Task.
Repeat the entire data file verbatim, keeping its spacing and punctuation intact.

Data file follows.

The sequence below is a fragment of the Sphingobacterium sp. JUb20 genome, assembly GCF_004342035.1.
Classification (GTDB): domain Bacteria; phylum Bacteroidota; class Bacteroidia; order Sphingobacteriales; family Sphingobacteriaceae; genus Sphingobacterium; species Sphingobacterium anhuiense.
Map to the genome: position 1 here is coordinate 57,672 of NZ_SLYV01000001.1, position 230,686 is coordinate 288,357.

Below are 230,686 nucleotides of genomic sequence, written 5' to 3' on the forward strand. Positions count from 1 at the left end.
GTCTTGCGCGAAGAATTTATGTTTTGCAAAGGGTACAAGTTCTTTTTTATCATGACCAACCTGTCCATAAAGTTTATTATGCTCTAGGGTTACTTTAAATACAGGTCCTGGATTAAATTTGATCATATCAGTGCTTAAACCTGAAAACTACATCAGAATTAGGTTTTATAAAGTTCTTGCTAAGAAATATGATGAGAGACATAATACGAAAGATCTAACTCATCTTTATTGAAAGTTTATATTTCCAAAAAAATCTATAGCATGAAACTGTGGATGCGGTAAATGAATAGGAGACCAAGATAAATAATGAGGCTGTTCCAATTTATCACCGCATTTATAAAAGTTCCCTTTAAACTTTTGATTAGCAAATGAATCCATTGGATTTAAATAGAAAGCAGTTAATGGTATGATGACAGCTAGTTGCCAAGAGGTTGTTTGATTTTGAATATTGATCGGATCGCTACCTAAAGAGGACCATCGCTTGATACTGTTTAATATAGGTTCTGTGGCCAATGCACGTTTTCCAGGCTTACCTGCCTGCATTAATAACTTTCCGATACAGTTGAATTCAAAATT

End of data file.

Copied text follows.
The sequence below is a fragment of the Sphingobacterium sp. JUb20 genome, assembly GCF_004342035.1.
Classification (GTDB): domain Bacteria; phylum Bacteroidota; class Bacteroidia; order Sphingobacteriales; family Sphingobacteriaceae; genus Sphingobacterium; species Sphingobacterium anhuiense.
Map to the genome: position 1 here is coordinate 57,672 of NZ_SLYV01000001.1, position 230,686 is coordinate 288,357.

Below are 230,686 nucleotides of genomic sequence, written 5' to 3' on the forward strand. Positions count from 1 at the left end.
GTCTTGCGCGAAGAATTTATGTTTTGCAAAGGGTACAAGTTCTTTTTTATCATGACCAACCTGTCCATAAAGTTTATTATGCTCTAGGGTTACTTTAAATACAGGTCCTGGATTAAATTTGATCATATCAGTGCTTAAACCTGAAAACTACATCAGAATTAGGTTTTATAAAGTTCTTGCTAAGAAATATGATGAGAGACATAATACGAAAGATCTAACTCATCTTTATTGAAAGTTTATATTTCCAAAAAAATCTATAGCATGAAACTGTGGATGCGGTAAATGAATAGGAGACCAAGATAAATAATGAGGCTGTTCCAATTTATCACCGCATTTATAAAAGTTCCCTTTAAACTTTTGATTAGCAAATGAATCCATTGGATTTAAATAGAAAGCAGTTAATGGTATGATGACAGCTAGTTGCCAAGAGGTTGTTTGATTTTGAATATTGATCGGATCGCTACCTAAAGAGGACCATCGCTTGATACTGTTTAATATAGGTTCTGTGGCCAATGCACGTTTTCCAGGCTTACCTGCCTGCATTAATAACTTTCCGATACAGTTGAATTCAAAATT